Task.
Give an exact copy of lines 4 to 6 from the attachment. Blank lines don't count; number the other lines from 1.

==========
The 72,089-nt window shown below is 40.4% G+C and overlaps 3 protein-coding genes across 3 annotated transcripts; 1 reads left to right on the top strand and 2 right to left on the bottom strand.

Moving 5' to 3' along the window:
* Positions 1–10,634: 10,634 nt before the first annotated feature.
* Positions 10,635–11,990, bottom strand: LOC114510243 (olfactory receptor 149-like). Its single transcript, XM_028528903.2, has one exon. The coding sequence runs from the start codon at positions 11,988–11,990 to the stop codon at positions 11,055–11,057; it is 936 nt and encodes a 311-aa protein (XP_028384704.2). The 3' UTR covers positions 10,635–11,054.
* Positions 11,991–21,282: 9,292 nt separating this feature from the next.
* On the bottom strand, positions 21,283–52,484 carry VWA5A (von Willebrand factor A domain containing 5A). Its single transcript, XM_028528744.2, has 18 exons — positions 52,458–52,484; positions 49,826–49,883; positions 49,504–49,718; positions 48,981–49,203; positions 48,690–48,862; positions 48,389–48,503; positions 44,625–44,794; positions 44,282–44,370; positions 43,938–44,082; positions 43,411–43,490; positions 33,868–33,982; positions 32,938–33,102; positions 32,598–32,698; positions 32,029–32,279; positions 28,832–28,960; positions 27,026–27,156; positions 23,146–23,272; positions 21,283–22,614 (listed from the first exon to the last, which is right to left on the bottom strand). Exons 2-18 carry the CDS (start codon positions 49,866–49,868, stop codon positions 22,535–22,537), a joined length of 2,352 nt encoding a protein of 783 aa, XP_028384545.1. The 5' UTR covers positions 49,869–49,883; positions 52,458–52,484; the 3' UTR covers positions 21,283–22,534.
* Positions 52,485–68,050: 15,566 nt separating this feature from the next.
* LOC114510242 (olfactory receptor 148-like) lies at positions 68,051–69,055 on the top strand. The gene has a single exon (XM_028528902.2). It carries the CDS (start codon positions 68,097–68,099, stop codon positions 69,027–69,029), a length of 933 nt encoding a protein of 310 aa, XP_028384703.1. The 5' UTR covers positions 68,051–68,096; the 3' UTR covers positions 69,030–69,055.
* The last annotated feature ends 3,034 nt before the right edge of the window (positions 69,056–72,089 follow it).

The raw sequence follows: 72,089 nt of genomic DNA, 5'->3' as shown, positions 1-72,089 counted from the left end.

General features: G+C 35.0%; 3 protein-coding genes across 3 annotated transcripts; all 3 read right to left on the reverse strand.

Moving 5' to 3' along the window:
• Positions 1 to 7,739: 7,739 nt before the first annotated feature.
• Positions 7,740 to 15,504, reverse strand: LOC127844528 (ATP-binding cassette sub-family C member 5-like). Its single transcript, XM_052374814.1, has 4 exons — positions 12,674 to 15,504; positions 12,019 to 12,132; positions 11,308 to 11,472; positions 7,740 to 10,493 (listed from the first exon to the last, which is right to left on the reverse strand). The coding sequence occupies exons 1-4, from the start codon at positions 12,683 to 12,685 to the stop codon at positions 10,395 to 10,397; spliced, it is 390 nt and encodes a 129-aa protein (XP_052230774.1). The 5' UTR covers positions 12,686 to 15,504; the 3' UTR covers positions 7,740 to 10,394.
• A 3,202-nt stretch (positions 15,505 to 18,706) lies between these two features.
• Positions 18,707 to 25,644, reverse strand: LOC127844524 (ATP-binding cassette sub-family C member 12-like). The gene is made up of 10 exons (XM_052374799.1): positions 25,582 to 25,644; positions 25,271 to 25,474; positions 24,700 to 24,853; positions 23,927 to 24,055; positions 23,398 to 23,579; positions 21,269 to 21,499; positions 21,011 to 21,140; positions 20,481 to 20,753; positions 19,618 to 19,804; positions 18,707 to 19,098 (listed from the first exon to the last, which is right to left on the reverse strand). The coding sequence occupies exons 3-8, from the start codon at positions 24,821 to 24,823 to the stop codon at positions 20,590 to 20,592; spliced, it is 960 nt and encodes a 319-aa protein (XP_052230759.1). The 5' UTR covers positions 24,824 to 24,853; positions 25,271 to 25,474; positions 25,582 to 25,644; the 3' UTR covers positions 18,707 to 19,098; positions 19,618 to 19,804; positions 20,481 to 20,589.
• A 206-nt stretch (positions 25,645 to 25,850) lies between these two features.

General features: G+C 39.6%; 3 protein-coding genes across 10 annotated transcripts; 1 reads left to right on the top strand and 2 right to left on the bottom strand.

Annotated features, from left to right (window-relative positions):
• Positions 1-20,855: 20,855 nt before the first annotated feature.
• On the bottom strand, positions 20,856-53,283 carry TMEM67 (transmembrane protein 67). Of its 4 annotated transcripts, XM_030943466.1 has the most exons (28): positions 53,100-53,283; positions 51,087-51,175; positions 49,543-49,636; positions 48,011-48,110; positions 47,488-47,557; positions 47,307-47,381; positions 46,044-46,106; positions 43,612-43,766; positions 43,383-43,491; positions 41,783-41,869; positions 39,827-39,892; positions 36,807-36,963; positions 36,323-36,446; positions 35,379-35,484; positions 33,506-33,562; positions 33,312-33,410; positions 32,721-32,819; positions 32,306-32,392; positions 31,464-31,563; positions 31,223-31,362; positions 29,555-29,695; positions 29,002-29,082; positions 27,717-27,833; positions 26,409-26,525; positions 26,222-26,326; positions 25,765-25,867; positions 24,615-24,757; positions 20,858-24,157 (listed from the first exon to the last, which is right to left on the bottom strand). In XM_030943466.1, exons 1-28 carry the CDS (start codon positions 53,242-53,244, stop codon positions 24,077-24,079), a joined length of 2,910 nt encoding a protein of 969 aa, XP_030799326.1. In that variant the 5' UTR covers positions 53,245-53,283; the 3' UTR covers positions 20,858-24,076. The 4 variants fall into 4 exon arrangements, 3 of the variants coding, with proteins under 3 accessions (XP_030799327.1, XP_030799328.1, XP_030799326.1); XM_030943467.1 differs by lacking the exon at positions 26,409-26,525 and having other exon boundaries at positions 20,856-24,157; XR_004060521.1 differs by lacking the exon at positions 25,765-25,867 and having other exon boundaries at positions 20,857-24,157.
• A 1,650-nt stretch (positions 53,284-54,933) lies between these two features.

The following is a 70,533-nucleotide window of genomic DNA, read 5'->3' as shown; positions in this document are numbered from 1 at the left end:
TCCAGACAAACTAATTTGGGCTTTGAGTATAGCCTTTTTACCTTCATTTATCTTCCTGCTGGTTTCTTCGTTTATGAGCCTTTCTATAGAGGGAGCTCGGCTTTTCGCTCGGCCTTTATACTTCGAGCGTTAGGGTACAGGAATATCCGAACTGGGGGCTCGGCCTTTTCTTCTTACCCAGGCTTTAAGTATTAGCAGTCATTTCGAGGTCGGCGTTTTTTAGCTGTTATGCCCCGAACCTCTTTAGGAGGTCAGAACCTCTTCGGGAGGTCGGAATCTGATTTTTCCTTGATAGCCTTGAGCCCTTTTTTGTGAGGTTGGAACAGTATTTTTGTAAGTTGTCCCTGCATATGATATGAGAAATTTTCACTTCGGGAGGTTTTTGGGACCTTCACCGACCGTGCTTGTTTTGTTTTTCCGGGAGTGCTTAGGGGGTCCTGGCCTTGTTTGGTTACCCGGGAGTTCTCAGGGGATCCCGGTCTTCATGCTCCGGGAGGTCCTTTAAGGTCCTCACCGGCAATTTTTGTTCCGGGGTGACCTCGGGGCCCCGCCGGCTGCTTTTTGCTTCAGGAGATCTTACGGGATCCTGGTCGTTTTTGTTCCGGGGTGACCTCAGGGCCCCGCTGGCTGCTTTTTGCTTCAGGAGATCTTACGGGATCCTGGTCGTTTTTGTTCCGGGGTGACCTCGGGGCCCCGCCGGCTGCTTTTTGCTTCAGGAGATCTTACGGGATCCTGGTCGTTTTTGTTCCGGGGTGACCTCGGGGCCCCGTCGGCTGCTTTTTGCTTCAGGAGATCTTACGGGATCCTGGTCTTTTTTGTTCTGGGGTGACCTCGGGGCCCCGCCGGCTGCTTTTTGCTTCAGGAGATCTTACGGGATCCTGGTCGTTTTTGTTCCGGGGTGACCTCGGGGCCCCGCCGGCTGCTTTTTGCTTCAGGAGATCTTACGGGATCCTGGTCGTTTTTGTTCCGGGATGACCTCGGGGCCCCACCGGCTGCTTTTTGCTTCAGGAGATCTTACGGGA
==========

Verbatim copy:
* Positions 10,635–11,990, bottom strand: LOC114510243 (olfactory receptor 149-like). Its single transcript, XM_028528903.2, has one exon. The coding sequence runs from the start codon at positions 11,988–11,990 to the stop codon at positions 11,055–11,057; it is 936 nt and encodes a 311-aa protein (XP_028384704.2). The 3' UTR covers positions 10,635–11,054.
* Positions 11,991–21,282: 9,292 nt separating this feature from the next.
* On the bottom strand, positions 21,283–52,484 carry VWA5A (von Willebrand factor A domain containing 5A). Its single transcript, XM_028528744.2, has 18 exons — positions 52,458–52,484; positions 49,826–49,883; positions 49,504–49,718; positions 48,981–49,203; positions 48,690–48,862; positions 48,389–48,503; positions 44,625–44,794; positions 44,282–44,370; positions 43,938–44,082; positions 43,411–43,490; positions 33,868–33,982; positions 32,938–33,102; positions 32,598–32,698; positions 32,029–32,279; positions 28,832–28,960; positions 27,026–27,156; positions 23,146–23,272; positions 21,283–22,614 (listed from the first exon to the last, which is right to left on the bottom strand). Exons 2-18 carry the CDS (start codon positions 49,866–49,868, stop codon positions 22,535–22,537), a joined length of 2,352 nt encoding a protein of 783 aa, XP_028384545.1. The 5' UTR covers positions 49,869–49,883; positions 52,458–52,484; the 3' UTR covers positions 21,283–22,534.